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Re: Reconstructing some names

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  • o_cossue
    I m not sure if this is going to be really helpful, but... 1.- For the Germanic names present in High Middle ages in Galicia (NW Spain) - these names, of
    Message 1 of 2 , Dec 9, 2010
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      I'm not sure if this is going to be really helpful, but...

      1.- For the Germanic names present in High Middle ages in Galicia (NW
      Spain) - these names, of Eastern Suevi origin, are mostly common to East
      / Danubian Germans – initially it appears that only *harji-
      (*harjiz) is known:

      Argibadus (and modern place name Arxibai) < *Harjibadwaz (?)

      Argifredus (and modern place name Alxofreo) < *Harjifriþuz

      Argifreda < *Harjifriþô

      Argefonsus < * Harjifunsaz

      Argivastro < *Harjigastiz

      Argilo f. < *Harjilôn

      Argileuva f. < *Harjileubô

      Argimirus (and modern place name Arxemil) < *Harjimêraz

      Argemondus (and modern place name Arximonde) < *Harjimunduz

      Argeridus < *Harjirêdaz

      (initial h- in Germanic names didn't left any trace in toponymy,
      eiþer) etc... But, don't ask me why, there is no **Argiulfus, bur a
      very common Ariulfus / Ariulfus which have originated the place names
      and Surnames: Arulfe, Arufe (from latinized genitive Arulfi). There were
      also an Ariamiro (Suevi, king, died c. 570), and the names Arias 'Lord'
      and its superlative Ariastre ( < *Arjaz + -ist-, cf. V. Orel, A HANDBOOK
      OF GERMANIC ETYMOLOGY. Brill. 2003 s.v. *arjaz).

      2.- Gunþj is probably OK, or maybe gunþjô (at least judging
      from this side of the bay of Biscay):

      Siseguntia (c 580, a Suevi queen), Alaguntia, Astragundia, Ebragundia,
      Ermegundia, Fradegundia, Leodegundia, Menegundia, Teodegundia... but
      also Aragunti, Bergundi.

      3.- Vladimir Orel gives *drûdaz m 'friend, beloved'. The feminine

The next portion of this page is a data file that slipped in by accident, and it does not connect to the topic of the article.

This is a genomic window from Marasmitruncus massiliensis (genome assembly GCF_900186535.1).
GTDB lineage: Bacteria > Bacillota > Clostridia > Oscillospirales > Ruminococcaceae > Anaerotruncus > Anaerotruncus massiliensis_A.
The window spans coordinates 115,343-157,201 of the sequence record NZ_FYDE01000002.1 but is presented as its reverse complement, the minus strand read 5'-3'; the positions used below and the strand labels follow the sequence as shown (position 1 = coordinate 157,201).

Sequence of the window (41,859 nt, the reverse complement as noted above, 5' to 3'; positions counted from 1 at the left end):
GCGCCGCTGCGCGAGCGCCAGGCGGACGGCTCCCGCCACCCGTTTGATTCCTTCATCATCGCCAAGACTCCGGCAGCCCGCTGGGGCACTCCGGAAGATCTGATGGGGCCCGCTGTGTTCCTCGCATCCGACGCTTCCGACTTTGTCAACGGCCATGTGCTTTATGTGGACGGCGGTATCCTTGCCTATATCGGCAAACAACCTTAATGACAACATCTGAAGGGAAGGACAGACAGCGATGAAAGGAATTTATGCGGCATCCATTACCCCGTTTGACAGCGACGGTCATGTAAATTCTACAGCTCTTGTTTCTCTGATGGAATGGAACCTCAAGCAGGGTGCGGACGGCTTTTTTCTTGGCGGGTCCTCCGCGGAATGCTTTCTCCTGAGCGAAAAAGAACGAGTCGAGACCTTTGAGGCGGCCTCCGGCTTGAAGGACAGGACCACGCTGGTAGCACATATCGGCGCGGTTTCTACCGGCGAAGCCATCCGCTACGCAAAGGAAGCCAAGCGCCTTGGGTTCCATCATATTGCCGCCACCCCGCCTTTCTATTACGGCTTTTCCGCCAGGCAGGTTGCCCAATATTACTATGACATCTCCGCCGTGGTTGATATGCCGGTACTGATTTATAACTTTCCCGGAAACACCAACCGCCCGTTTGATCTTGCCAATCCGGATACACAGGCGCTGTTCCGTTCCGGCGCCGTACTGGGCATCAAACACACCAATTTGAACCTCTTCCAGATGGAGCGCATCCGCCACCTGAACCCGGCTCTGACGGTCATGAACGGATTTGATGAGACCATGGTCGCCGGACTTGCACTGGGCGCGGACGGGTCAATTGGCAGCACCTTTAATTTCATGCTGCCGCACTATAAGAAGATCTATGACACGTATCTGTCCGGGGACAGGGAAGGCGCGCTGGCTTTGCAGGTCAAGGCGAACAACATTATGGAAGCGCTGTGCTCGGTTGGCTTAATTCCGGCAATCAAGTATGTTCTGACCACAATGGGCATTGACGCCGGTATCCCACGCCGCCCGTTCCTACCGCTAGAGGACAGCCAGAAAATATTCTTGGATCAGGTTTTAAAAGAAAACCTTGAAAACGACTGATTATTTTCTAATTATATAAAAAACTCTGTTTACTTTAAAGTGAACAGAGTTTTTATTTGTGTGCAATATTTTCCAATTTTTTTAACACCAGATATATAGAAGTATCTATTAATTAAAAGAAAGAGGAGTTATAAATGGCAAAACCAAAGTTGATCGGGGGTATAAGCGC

*drûdjô is also common in Galician Germanic composite names:
      Alatrudia, Aniedrudia, Dagadrudia, Entrudi, Ermedrudia, Guntedrudia,
      Penedruia, Qualatrudia, Recedrudi, Senatrudia.

      Cheers,

      Cossue.



      --- In gothic-l@yahoogroups.com, "Mike" <mremic01@...> wrote:
      >
      > I've been working reconstructing some names, mostly names I've been
      coming across in Old English, and I've been having some trouble. I was
      hoping you guys might be able to help me out.
      >
      > I'm trying to work out which form of 'harjis' would as a naming
      element. I think Henry Bradley's had "Harja-", but his some of his forms
      are problematic here and there. According to Wright's explanation for
      compounding nouns ($389) the -a- remains in short -ja stems but
      disappears in the long. So we get niujasatiþs and aglaitiwaurdei. So
      I would expect to see Harja- as harjis is has short stem syllable, but
      I'm aware of an attested Hariwulfs mentioned in Lehmenn's Etymological
      Dictionary which I don't have on me right now. Does anyone know whether
      it would be 'Harja-' or 'Hari-'?
      >
      > On a similar note, I've reconstructed OE Mildgyþ as Mildigunþi.
      Does that seem correct?
      >
      > There was also an OE Mildþryþ, and I'm not sure how to handle
      '-þryþ'. From the information Bosworth-Toller gives, it looks like
      an i-stem. Should it be '-þruþs' in Gothic? I can't find the
      proto-germanic form, but would it maybe be '-þrunþs'?
      >
      > Any help would be appreciated! Thanks.
      >



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